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  1. #21
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    Quote Originally Posted by Jennifer View Post
    Yahoo News is particularly bad at this, although i think it's filtered into all media at this point to some degree ... in an attempt to get the pithiest sounding "bite" that will also stir up the most response.

    So many times I'm there looking at articles and getting irked because the title is either misleading or totally slanting the actual comments in an unintended direction (well, unintended by the speaker).
    I stopped reading yahoo news years ago for this very reason.

  2. #22
    Emperor/Dictator kyuuei's Avatar
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    While we're at this, I REALLY REALLY hate the McGuyver style ones. ones where it's like "This girl uses scissors and a solo cup AND WHAT SHE DOES WITH IT IS AMAZING!!" .. The video, spammed with 100 ads, is a girl cutting a cup in half to make speakers for her computer louder... Something that could be said in one single sentence was turned into an entire page with a wacky title. Those really annoy me.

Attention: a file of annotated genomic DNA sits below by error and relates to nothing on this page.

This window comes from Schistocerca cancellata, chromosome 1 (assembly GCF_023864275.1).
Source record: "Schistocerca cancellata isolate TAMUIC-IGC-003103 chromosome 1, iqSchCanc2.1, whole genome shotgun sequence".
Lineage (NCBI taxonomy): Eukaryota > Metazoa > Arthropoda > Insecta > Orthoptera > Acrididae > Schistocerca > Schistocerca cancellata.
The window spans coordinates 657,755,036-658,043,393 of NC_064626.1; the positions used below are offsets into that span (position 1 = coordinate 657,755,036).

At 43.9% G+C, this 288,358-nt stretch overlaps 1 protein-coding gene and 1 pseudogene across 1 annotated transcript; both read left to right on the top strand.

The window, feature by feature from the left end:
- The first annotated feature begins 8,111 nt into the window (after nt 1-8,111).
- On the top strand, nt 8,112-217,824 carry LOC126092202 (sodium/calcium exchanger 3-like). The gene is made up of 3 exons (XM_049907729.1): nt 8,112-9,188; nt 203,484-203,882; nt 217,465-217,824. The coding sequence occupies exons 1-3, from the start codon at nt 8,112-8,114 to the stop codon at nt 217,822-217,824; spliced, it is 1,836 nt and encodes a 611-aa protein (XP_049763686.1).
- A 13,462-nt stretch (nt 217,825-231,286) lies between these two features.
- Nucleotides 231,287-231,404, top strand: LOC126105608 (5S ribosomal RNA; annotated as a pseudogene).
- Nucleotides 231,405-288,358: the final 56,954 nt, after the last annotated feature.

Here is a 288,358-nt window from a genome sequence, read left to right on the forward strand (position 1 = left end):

I'm starting to think I should have made 'no more click baiting stuff' my new years resolution.

    Quote Originally Posted by tkae. View Post
    1.) I didn't take it a direction it wasn't already going.

    2.) He's not being inaccurately represented, he's being represented from a certain perspective that happens to be more cynical than yours. That's not inaccurate, it's just a subjective point of view.

    3.) "Balanced" points of view in journalism aren't necessarily healthier than admittedly biased ones. Case in point: coverage of the anti-vaccination movement. It's a fringe view that vaccines are dangerous, and yet they're being represented on equal ground as the scientific majority representatives who are citing actual scientific fact. That's not balanced, that's imbalanced via attempt at balance.
    There are inaccuracies. It is not merely a subjective point of view. The title is specifically created for click bait, the words twisted on purpose to create something that did not exist with the words alone, taking the words far out of what is truly being said to help create an article and point about someone/something they want to talk about on an emotional level far beyond normal bias writing, which I'm actually quite okay with actually in and of itself. It is no different than this situation:

    Shark Week Is Lying To People Again | IFLScience